Commercial Photographer London

Here’s another image from earlier last year which I’d forgotton all about.

This was from the 2010 JDM Allstars semi-final race held in Wembley London.

It went from scorching hot and clear blue skys to a torrential downpour within 30 minutes … and then the sun came back out again…. weird 😕

Click on the image to see a slideshow of the images from 2010.

JDM Allstars Wembley

I was browsing through some pictures from last year and I forgot all about a set I did in the cold winter of Jan 2010.

Imagine -10C and my numb fingers trying to fiddle around with my cold metal car rig meanwhile trying keep the batteries alive in the camera at the same time. The soundtrack to my chattering teeth was the deep rumble of a 360bhp turbonutter car echoing through a still and deserted underground carpark.

Happy days 🙂

Callum Winton Subaru Impreza Spec-C Type20

Media Colourchart

Should we allow images used in media to be extensively edited?
From my perspective, absolutely.

Creating a perfect image is a key element to making a product or service desirable.

Can it cause problems in society where being constantly subject to seeing these images can affect our perceptions?
In the same way that a percentage of the population are more susceptible to hypnotism or subliminal messaging, we will all be influenced at some level by what we see every day.

Should we put disclaimers on images that are edited in magazines, billboards etc….?
Yes, I believe that we should have a something on the images so we know they’ve been retouched.

Media Colourchart

How can we find a middle ground that doesn’t have ugly distracting banners taking a percentage of the image in the same way cigarette packets have the warning labels on them …. which don’t work. I know friends that bought skull&crossbone cigarettes because they were perceived to be more dangerous (go figure)

I thought of a possible solution:
Rather than obscuring a part of the image with a white warning box, why not put small colour (or greyscale) circles/squares subtly in the corner of the image or page which relates to the editing work that was carried out.

It could be ISO standardised so that it’s the same for everyone to use, or alternatively each magazine could have their own key chart shown in the bottom of the MastHead.

For example:
Blue: Colour change (e.g. eyes, clothes, skin)
Red: Blemish Removal
Green: Texture alterations
Yellow: Shape changing (Liquefy/Stretch/Shrink, bigger eyelashes, narrower thighs etc..)
Grey: Added extra elements (CGI, blending other images)

Here’s a rough example of how it could look.

Everyone should be happy 🙂
Advertisers keep their perfect images and consumers subconsciously know it’s been enhanced away from reality.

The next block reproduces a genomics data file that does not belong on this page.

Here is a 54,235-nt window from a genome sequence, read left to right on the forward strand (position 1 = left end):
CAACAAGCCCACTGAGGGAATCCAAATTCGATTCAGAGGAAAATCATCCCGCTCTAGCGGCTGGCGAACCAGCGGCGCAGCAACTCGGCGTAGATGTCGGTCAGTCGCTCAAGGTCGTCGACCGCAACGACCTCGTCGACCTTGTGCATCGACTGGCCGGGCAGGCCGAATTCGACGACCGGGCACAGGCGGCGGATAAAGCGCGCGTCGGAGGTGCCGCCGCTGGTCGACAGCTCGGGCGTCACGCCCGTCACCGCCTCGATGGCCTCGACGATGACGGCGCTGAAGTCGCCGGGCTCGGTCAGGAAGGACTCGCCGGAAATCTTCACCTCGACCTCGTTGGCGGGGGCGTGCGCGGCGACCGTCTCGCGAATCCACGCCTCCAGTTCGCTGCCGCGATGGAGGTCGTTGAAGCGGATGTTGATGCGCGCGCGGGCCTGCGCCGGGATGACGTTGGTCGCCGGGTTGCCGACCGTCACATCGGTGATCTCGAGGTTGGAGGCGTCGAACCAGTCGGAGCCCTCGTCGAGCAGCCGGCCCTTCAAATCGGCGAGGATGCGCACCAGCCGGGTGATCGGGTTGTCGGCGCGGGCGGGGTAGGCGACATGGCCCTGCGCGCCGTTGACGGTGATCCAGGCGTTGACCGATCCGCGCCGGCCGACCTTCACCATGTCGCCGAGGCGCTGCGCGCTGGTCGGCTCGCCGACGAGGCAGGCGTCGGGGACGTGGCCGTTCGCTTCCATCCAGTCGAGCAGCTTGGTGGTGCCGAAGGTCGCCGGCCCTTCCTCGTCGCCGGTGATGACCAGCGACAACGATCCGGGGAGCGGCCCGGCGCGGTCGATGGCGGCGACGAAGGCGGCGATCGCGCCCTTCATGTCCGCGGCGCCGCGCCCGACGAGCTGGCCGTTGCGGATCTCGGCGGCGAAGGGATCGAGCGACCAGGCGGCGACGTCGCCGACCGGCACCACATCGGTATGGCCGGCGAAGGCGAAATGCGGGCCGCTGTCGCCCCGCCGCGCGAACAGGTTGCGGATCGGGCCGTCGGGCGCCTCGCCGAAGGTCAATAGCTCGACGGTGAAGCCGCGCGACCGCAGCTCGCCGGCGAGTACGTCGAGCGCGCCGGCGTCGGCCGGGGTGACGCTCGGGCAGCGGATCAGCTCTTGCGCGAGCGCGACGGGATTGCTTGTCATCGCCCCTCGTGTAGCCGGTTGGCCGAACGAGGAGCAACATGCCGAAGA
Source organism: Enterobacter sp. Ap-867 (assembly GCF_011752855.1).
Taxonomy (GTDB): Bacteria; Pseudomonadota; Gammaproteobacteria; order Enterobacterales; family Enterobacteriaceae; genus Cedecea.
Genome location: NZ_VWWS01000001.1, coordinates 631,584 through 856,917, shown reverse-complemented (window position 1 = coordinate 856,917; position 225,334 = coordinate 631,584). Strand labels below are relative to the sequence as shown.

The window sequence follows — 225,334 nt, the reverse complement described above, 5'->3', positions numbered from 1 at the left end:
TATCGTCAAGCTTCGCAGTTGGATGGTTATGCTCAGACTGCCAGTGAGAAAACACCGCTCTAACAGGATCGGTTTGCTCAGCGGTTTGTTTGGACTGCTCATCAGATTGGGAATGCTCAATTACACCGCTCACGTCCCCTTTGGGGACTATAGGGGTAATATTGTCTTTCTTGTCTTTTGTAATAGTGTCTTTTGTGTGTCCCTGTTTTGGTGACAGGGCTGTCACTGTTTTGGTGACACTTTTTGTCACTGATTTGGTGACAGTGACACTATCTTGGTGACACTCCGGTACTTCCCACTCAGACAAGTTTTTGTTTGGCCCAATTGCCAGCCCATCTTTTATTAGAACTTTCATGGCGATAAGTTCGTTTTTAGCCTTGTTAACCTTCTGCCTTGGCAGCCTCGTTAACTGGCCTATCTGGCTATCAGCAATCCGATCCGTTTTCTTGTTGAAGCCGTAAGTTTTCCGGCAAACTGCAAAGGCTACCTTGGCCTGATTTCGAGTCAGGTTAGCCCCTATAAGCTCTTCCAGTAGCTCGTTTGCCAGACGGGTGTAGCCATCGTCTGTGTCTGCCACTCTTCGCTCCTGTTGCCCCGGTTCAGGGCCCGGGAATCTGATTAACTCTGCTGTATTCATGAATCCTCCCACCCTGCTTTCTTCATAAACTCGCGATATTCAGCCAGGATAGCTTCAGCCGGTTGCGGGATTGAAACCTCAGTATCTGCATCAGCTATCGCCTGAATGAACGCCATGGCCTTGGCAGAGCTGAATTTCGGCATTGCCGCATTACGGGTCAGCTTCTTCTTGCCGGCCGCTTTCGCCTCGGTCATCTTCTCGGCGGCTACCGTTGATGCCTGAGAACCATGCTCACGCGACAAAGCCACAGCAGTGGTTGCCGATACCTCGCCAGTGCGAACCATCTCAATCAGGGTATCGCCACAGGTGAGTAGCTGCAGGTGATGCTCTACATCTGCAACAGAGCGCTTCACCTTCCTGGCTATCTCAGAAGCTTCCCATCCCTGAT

So, what’s your opinion on how images should be shown in the media? Edited or warts ‘n all? 🙂

English Pointer

I was contacted by one of my favourite clients a month or so ago and asked if I would take some pet pictures of their stunning Pointer breed dogs, mother and daughter Imola and Monza. It’s a bit of a change to the product and car photography I show, but they are great people so I said "sure" 🙂

We discussed the details on what the images were for (a large high-key print/canvas) and I suggested we also did some shots of them just being dogs and playing in the local park as a nice contrast to the posed shots. Everything was set and so we watched the weather and a couple of weeks later the conditions turned to our favour.

I rolled up outside the house with Prabha (girlfriend and pooch fanatic) as my assistant and a 1/2 sized studio setup in the boot. For the ‘studio’ style shots there was just enough room to set up a small backlit background and train, a front light plus a little ‘CallumW special‘ to crisp them up a little 😉

The stage was set.

There’s an old saying never to work with kids or animals, but I have to say that both pooches were extremely well behaved. They were easily transfixed with the promise of biscuits and "coochycoos" from both their owner and Prabha.
Both of them were so well behaved and so adorable, I think Prabha was eyeing one of my bags to see if she could smuggle one of them home (just kidding :))

After the formal setup we headed to the park to let them loose.

A short while back I blogged about the JDM Drift cars that I photographed sliding past at speed, but seriously, they have nothing on these guys. Man these dogs are faaaast.

‘meep! meep!’ … blink …. you’ve missed them.
Needless to say there were a few shots where they were flying out of frame before I could track them. So quick … and unpredictable. At least cars follow the track (usually) and are consistent in speed.
These guys … forget it 😀

After a short time (but not before they both went for a swim in the lake) the light began dropping which meant I was struggling to keep the shutter speed up high enough, so we got them to pose for us in a few remaining pools of light to add some variety in style.

We headed back and I packed up my mini studio and we said our farewells.
Both pooches were wiped out from all the running, but you could see they had a great day.

If that’s a dog’s life then where do I sign 🙂

A few semi-edited shots below so you can see how adorable they are 🙂

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